Right before I read this book I read a book that was terrible. If you looked up disappointment in the dictionary you would have found a picture of this book. Harsh? Maybe, but I’ll get into that more next week. You might end up agreeing with me.
I only mention that book now because it’s part of what made reading This is Where I Leave You such a great experience. I read something awful and was looking for a real pick-me-up afterward, a book to remind me that I still liked books, and this was it.
I can’t pinpoint why exactly I bought and read this book other than some other bloggers I follow had read it and it was already on my Amazon list so it was quick to order and have shipped. The premise, a man’s father dies and he’s returning home without his wife who cheated on him with his boss to sit shiva with his siblings who all hate one another, is grim. The drama that ensues the next seven days is nothing less than soap opera-esque. It’s as funny as it is depressing. Maybe we all know a family like the Foxman’s and maybe we don’t, but it’s easy to feel like you do when you’re reading this book. I’ve noticed a lot of bloggers who write book reviews tend to post a numerical rating as well, on a 1-10 or 1-5 scale. I’ve played around with the idea of doing the same for my own book reviews but I just can’t. You either recommend a book or you don’t. Three out of five stars, but what does that mean? Do you recommend this book to other readers or not? So I’m skipping that part to make it easier for both parties by just saying that I recommend this book. (Notice I’m not saying highly recommend. What’s the difference between highly recommend and just plain old recommend? There isn’t one and trying to find a difference requires too much thinking. So I’m leaving the highly out).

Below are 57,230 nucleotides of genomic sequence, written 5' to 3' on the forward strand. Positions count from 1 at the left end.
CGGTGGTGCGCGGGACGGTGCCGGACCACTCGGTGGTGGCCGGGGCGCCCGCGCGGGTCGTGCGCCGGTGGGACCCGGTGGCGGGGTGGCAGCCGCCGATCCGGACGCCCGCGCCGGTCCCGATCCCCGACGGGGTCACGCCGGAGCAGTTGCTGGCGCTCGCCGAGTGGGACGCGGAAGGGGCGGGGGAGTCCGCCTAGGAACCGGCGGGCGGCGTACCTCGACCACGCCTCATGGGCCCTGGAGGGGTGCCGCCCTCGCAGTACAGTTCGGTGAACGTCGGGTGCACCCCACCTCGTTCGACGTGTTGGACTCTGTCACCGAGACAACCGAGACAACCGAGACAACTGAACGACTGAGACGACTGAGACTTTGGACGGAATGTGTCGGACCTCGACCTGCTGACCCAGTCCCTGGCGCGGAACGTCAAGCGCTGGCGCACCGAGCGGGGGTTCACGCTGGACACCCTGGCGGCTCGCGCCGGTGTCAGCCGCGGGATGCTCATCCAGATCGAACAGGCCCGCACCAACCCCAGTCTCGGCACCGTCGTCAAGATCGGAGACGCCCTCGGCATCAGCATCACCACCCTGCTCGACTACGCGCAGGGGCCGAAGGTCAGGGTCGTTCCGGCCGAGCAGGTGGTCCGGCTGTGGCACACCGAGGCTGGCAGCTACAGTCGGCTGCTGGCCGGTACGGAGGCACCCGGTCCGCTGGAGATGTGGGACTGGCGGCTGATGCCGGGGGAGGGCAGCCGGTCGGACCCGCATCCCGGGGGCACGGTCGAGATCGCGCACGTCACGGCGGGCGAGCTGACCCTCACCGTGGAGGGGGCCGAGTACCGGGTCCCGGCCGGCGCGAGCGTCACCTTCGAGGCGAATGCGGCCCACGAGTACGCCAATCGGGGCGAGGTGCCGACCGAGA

Have you read it? Did you like it? Would you read it? The movie wasn’t bad either.